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Working On The Whole Picture

By May 4, 2012Blog

When people go for some form of coaching, a good coach will address all issues that are presenting themselves.  They will look at the whole picture of the client’s life.  For example, someone may be experiencing relationship problems but the fact that they are unhappy about their weight or are very dissatisfied at work, will have an impact on their relationships.

Can you remember a time when one aspect of your life was creating a knock-on effect on other aspects of your life?  Perhaps you were stressed out at work and lost your sex drive, much to the dismay of your partner.  Perhaps you felt your life was lacking purpose and found yourself performing decreasingly well in your job.  Perhaps your depressed feelings about your body image prevented you from socialising enough to find the ideal partner you were looking for.

We are a whole person.  That’s why people who see a relationship coach to improve a relationship will often address other issues that are affecting them.

Ask yourself how satisfied you are with all aspects of your life.  Address the areas that need some attention.  Think about how you can improve areas of your life to go from dissatisfied to content, or better still, to joyous.

Ask yourself questions such as:

  • Would I feel happier if I gave myself permission to have time off?
  • Would I be more confident if I lost a bit of weight or toned up my body?
  • Would I work harder if I was in a career I loved?
  • Would I have more self-pride if I helped the local community more?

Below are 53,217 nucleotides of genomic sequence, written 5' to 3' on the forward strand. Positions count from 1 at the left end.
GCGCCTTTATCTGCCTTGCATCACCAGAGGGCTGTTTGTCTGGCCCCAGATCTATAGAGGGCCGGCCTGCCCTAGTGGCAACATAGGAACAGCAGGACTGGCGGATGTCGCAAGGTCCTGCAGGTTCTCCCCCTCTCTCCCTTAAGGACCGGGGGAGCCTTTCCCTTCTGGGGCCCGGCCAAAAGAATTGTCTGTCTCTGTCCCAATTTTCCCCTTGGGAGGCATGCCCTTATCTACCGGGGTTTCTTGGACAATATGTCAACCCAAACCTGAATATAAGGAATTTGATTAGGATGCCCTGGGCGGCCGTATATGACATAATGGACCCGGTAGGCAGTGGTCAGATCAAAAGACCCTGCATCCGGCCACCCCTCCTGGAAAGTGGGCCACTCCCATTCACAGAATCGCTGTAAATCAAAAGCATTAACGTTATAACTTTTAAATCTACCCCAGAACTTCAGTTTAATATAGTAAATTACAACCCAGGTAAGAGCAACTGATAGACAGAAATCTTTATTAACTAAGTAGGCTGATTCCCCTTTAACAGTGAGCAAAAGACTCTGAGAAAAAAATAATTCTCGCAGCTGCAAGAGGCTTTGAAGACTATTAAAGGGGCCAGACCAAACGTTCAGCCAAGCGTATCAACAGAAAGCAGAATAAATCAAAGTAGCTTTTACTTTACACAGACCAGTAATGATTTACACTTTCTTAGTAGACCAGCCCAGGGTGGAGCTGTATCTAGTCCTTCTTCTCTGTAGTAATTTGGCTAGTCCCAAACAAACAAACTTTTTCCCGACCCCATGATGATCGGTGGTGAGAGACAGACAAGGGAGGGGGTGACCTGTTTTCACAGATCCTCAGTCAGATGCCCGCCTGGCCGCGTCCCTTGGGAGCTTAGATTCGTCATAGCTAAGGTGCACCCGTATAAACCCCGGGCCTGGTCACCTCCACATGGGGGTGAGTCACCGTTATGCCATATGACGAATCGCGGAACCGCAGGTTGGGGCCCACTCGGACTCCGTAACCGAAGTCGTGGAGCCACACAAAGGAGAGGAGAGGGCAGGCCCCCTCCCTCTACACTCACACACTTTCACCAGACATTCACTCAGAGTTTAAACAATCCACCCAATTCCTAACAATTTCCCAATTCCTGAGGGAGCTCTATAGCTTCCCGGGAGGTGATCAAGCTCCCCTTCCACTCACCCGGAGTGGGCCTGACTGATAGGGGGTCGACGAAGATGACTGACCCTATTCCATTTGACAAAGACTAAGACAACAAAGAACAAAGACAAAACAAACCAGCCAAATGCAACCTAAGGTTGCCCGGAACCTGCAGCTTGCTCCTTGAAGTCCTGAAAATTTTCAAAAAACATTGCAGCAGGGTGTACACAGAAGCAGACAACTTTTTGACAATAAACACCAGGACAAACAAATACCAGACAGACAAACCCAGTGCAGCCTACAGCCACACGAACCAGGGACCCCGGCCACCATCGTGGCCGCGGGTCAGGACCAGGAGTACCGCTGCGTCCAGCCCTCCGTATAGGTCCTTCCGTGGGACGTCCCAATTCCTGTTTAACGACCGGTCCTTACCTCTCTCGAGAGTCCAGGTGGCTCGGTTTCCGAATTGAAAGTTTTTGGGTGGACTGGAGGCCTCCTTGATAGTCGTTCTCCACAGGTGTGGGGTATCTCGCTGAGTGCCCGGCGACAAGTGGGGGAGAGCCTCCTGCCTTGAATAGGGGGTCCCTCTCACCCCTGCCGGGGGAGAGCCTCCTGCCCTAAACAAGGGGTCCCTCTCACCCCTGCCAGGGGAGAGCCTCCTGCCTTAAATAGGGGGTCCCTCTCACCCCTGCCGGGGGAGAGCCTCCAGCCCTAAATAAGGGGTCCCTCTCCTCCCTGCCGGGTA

• Would I feel more at peace if I addressed spirituality?

Let’s take this a step further now.

If I gave myself permission to have time off:

  • Would I be better rested and work more efficiently?
  • Would I achieve greater success in my career with the positive, rested state of mind?
  • Would I spot opportunities more easily due to the increased clarity that the calmer mental state would bring?
  • Would I spend more time with loved ones?
  • Would I have better relationships with those important to me because of the extra time spent together?
  • Would the improved personal relationships make me feel stronger and more self-confident to achieve greater things?
  • Would the increased wealth allow me to help those less fortunate?
  • Would I have a better relationship with myself if I felt I was helping others?
  • If I had a better relationship with myself would I have better relationships with others?

Do you see how we do not suffer the consequences of one problem in isolation?  Some things will affect other things.  It’s a fact of life.

When you know the answers to these types of questions you can then begin to look for the solutions to get you there.  Bridge the gap between where you are now and where you want to be and reap the rewards of a happier, more successful life experience.


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